Iran may be attempting one of the first instances of digital currency protectionism, in a broader effort to circumvent the effects of sanctions
Digital currencies traded in the country must have been mined, or “extracted” there as well, barring the exchange of digital assets mined abroad, as announced by the Central Bank of Iran on Wednesday and which was seen through tweets from news outlet Iran International.
Blockchain lawyer and advisor Fatemeh Fannizadeh noted that the ban may be aimed primarily at banks and forex entities using crypto to pay for imports, though many observers have pointed out that enforcement would be nearly impossible
Regulations that will allow banks and other financial institutions use crypto to pay for imports, was ratified by the Central bank of Iran in late April and which under that framework, institutions can use crypto from state-licensed mining operations for purchases. Aimed at ensuring that only crypto mined from approved farms will be used for imports, is the purport of the new regulation.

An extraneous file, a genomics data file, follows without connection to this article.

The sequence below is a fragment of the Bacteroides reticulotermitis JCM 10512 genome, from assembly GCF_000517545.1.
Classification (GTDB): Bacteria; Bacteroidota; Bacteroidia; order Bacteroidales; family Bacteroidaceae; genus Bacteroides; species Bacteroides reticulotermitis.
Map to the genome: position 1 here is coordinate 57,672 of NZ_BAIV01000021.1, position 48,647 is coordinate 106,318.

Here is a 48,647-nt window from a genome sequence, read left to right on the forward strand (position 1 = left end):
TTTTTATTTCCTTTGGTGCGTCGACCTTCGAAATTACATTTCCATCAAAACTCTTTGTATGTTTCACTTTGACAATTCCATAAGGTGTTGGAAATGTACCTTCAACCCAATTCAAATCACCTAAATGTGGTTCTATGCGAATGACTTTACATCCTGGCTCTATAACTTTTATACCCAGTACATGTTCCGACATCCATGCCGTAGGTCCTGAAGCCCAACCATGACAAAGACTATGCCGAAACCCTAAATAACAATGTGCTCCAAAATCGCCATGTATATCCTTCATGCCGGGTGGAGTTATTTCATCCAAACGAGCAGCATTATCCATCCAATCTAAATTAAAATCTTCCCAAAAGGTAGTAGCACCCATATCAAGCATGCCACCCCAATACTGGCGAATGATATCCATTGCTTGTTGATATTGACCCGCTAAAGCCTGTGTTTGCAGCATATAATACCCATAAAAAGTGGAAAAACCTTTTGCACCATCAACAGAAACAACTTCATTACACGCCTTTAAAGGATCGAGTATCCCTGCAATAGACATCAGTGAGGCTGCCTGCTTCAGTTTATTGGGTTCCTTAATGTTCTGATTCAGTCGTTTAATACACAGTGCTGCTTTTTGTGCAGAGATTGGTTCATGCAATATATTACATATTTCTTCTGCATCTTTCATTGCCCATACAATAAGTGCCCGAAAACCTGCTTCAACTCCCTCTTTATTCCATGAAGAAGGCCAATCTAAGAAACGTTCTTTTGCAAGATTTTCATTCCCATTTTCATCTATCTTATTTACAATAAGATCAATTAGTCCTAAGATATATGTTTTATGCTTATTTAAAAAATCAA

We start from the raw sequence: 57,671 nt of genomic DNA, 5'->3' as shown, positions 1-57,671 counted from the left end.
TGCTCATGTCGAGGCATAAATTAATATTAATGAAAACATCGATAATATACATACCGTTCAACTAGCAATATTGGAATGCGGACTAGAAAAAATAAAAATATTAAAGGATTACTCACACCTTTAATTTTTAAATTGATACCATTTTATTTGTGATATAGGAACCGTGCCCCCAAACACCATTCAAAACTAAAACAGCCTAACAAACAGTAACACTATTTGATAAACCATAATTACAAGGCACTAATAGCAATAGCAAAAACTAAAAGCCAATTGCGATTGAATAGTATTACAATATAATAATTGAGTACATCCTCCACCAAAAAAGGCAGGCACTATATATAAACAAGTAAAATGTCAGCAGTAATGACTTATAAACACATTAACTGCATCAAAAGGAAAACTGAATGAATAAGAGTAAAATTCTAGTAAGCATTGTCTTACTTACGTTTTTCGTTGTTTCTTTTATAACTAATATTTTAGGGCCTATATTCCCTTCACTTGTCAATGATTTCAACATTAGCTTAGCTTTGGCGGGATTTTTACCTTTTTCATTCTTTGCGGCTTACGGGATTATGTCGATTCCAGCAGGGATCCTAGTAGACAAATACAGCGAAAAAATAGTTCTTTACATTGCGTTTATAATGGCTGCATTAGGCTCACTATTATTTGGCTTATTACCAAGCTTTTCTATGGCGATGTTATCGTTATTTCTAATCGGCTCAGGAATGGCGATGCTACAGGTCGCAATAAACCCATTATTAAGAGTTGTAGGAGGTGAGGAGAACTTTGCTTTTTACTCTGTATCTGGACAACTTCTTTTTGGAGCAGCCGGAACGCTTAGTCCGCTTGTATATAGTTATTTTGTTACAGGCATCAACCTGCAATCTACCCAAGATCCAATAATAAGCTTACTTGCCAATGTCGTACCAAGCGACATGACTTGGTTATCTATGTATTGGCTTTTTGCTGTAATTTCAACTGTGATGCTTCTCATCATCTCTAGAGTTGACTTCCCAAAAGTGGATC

A thousand licenses for crypto mining facilities, including a Turkish-run 6,000-rig farm have been issued since 2019 by regulators.
The new laws may be part of a larger sanctions strategy years in the making. Iranian research institute Majlis Research Center has been calling on the country to use cryptocurrency to circumvent crippling economic sanctions as far back as 2018, where they wrote in one report that digital assets could be leveraged for international trade:
“According to experts, one way to avoid the adverse effects of the unjust sanctions is to use cryptocurrencies for foreign trade.”